On December 2, 2021, Vietnamese Foreign Minister Bui Thanh Son had talks with his Chinese counterpart Wang Yi in Huzhou City, Zhejiang Province, China.
Not only the Vietnamese Foreign Minister was invited to China, but “Malaysian Foreign Minister Saifuddin Abdullah, Cambodian Deputy Prime Minister and Foreign Minister Prak Sokhonn and Indonesia’s Coordinating Minister for Indonesia-China Cooperation Luhut Binsar Pandjaitan will visit China from Thursday to Sunday at the invitation of China’s State Councilor and Foreign Minister Wang Yi.
These visits are part of a diplomatic strategy of “seducing Southeast Asia” that China is actively carrying out, aiming to turn Southeast Asia into its backyard, in the context of competition between the two great powers of the US and China. is still fierce. At the same time, by inviting only four ministers to visit this time, it shows that China is still quietly seeking to divide ASEAN to maintain its interests.
According to some domestic observers, this trip of Vietnam’s Foreign Minister is in response to Mr. Wang’s visit to Hanoi in September. In addition, Mr. Bui Thanh Son’s trip this time is also to prepare for an upcoming visit to China by a senior leader in the Politburo of Vietnam, probably President Nguyen Xuan Phuc.
After a series of trips and dynamic and active diplomatic activities of Vietnamese leaders over the past time, such as the visits to the UK and Japan by Prime Minister Pham Minh Chinh, the visit to Russia by President Nguyen Xuan Phuc, Vietnam also saw the need for a visit to China by a senior Vietnamese leader to “appease and reassure” its neighboring power.
Vietnam is a Southeast Asian country with a rather special position in its relationship with China. Vietnam is a country heavily influenced by culture and politics China. Vietnam has had a history of thousands of years of being ruled by China and Vietnam has escaped from that situation, although, throughout its history, Vietnam has always had concerns from China’s expansionism.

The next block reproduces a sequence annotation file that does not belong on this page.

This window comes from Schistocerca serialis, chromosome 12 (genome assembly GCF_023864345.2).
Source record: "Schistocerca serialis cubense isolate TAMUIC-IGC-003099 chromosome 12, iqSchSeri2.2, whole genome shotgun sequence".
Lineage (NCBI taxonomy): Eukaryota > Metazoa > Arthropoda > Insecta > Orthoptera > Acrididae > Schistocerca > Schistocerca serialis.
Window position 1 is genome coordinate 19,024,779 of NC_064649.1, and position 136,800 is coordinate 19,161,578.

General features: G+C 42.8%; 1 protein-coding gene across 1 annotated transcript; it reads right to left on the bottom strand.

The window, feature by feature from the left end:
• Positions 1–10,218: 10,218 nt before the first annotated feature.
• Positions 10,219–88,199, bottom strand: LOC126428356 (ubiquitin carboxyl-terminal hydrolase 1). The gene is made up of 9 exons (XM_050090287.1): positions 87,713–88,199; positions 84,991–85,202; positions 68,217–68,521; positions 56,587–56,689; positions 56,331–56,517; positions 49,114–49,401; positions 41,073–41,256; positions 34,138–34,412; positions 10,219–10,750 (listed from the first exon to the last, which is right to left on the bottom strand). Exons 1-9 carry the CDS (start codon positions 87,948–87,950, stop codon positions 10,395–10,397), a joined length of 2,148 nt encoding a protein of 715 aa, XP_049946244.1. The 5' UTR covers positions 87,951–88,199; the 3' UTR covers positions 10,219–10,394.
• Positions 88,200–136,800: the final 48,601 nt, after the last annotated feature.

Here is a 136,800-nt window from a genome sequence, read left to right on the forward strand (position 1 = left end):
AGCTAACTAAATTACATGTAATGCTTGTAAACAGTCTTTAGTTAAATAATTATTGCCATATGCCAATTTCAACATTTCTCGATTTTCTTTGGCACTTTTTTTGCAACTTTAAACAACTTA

The successive mutual visits between the foreign ministers of the two sides this year are quite different from previous times, when Mr. Wang Yi made official visits to all Southeast Asian countries in 2020 and early 2021, but not Vietnam. The failure to visit Hanoi during the regional tours of the Chinese leadership in the past two years is very remarkable, especially when Vietnam held the ASEAN Chair in 2020. Perhaps at that time, Beijing wants to show its displeasure with Hanoi in many ways.
However, Wang made the visit to Vietnam just two weeks after the visit to Hanoi by US Vice President Kamala Harris. The visit of the Foreign Ministers of the two sides this time shows that China is urgently wanting to reassert its influence over Vietnam after Beijing realized that Hanoi is likely leaning towards Washington, especially when it comes to this may have been amplified by high-level US visits. China’s sense of urgency is heightened in the context of increasingly fierce US-China strategic competition under the Biden administration and recent progress in Vietnam-US relations.
Trade grows strongly but disproportionately
A very big bright spot in the two countries’ relations is in the field of the economy – trade. China continues to be Vietnam’s largest trading partner and second-largest export market, while Vietnam continues to be China’s largest trading partner in ASEAN and China’s sixth-largest partner in the world.
According to statistics of the General Department of Customs of Vietnam, in the first 10 months of 2021, two-way trade turnover reached $133.65 billion, up 29.23% over the same period last year.
According to statistics of China Customs, two-way turnover reached $186.5 billion, up 25%, expected to exceed $200 billion in 2021.
Accumulated to October 2021, China ranked 7th out of 141 countries and territories investing in Vietnam with a total registered capital of $20.9 billion.
Although looking at such impressive trade figures, if compared with Vietnam – US trade turnover, there will be huge differences. In trade relations between Vietnam and China, Vietnam is always in a state of trade deficit. As for the US, Vietnam always has a trade surplus.
Regarding the talks, Vietnam’s state-controlled media reported: “Foreign Minister Bui Thanh Son suggested that China facilitate customs clearance procedures for Vietnamese goods, especially agricultural products, through border gates, to avoid situations border gate congestion at the end of the year; expanding the official export of fruit products of Vietnam, contributing to balance the bilateral trade balance and maintaining the supply and production chains of the two countries; coordinate to promote a number of projects on people’s livelihood funded by China to make progress and soon put into use.”